City landlords feel the heat
Office landlords are in damage control as tenants wrangle better leasing contracts in a market tipped to feel more pressure in the coming year.
This has led to lease incentives of more than 25-30 per cent in some new signings in an effort to keep occupancy levels high. The incentives can range from lease abatements to free fit-outs and non-penalty break clauses.
New offices becoming available and a limited range of large-scale tenants in Sydney and Melbourne have also increased the pressure on landlords, particularly those where a tenant has confirmed their departure.
There is also the move to downsize offices as companies take on activity-based working practices, which require less space than a traditional office as more staff work offsite.
Some of the more prominent moves include lawyers Herbert Smith Freehills which has switched from the MLC Centre in Sydney's Martin Place to new headquarters at 161 Castlereagh Street, known as Liberty Place.
The co-owners of MLC, GPT Group and Queensland Investment Corporation, are undertaking renovations of the space and are speaking with a range of potential tenants.
Macquarie Bank is to relinquish its space at 1 Martin Place in the medium term, although some floors will be taken up by Charter Hall Group, as it in turn redevelops 333 George Street, and Ernst & Young are moving to 190 George Street out of 680 George Street.
Other possible lease requirements are from PwC, but suggestions are that with its move to AWB its demand for space has diminished.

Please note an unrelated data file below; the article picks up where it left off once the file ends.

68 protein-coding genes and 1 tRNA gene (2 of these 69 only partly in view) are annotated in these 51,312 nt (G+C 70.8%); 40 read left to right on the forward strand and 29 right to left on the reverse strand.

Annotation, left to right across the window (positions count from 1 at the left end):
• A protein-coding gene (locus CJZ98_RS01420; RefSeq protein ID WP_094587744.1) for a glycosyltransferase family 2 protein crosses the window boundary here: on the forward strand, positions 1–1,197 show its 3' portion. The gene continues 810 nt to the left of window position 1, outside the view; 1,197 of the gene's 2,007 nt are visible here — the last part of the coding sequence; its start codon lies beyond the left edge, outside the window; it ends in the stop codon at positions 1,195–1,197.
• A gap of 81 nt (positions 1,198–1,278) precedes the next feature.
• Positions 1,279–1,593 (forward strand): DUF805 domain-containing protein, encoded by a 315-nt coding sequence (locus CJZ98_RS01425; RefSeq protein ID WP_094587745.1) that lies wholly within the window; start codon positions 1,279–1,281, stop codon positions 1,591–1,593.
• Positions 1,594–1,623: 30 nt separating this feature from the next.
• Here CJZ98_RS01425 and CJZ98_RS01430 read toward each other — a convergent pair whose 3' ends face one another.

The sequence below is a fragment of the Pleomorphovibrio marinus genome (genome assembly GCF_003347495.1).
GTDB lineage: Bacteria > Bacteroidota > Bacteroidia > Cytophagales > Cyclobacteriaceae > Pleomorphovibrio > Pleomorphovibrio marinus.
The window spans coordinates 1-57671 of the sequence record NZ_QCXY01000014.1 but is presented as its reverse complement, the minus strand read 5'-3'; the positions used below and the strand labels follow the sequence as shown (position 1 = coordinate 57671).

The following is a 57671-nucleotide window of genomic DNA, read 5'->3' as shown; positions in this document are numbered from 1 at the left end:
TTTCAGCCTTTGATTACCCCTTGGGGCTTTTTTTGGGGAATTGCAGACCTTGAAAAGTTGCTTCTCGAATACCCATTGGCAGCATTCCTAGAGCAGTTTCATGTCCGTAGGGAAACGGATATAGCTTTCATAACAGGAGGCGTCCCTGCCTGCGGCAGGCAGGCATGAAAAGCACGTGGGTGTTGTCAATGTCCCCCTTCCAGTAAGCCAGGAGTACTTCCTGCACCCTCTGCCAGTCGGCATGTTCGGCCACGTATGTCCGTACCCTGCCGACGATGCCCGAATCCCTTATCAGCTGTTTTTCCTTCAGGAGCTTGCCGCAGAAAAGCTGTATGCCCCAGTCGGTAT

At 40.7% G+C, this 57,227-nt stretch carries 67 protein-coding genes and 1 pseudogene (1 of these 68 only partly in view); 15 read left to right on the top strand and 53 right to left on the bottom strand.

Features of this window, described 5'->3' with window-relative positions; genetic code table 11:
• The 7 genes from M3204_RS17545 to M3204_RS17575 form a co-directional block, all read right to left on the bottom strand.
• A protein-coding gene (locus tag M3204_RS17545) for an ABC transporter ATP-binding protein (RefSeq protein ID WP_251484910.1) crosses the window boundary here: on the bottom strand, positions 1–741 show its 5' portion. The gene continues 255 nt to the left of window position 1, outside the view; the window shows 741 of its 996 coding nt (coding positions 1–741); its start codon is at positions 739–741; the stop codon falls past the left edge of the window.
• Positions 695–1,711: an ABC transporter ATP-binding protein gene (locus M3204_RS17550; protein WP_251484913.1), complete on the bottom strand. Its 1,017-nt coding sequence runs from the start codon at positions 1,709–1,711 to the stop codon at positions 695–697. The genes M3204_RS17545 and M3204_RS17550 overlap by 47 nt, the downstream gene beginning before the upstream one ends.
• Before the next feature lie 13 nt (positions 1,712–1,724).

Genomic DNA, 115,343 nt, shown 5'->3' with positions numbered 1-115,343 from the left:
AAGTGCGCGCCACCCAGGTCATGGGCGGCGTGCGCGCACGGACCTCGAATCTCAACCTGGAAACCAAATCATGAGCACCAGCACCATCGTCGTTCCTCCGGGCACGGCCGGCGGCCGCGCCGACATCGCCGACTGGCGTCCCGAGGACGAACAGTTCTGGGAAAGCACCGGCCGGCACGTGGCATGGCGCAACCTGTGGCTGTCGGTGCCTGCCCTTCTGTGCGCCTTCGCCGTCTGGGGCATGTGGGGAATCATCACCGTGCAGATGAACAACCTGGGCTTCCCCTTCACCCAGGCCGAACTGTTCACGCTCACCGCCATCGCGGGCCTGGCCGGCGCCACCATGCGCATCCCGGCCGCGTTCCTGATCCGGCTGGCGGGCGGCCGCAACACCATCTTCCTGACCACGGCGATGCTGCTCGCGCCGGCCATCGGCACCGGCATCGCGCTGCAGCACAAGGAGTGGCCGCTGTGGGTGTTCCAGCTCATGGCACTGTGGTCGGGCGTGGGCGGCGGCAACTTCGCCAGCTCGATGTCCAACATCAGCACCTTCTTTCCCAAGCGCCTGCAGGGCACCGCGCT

It has been touted as a possible tenant at the third commercial tower at Lend Lease's Barangaroo South project.
A spokesman for Lend Lease said the group had not made any decision on whether to delay the third tower and was in discussions with potential interested parties.
A report from John Kim, at CLSA, says a delay of Barangaroo Tower 3 would be beneficial to DEXUS Property and Sydney landlords.
The head of tenant representation for Australia at Jones Lang LaSalle, Steve Urwin, said Australia's capital city office markets had moved further in favour of tenants in the past 12 months - both good and bad news for tenants.
"While there are great deals to be had, they are primarily as a result of subdued tenant demand due to cost-cutting, headcount reductions and nervousness in the outlook over the next two-year period," Mr Urwin said.
The head of tenant representation, NSW, at Jones Lang LaSalle, Gavin Martin, said while incentives - high at a general level of 25 to 30 per cent - encourage movements in the market place, tenants needed to justify any relocation. What was occurring was a preference to restructure and re-gear their leases to take advantage of the market conditions.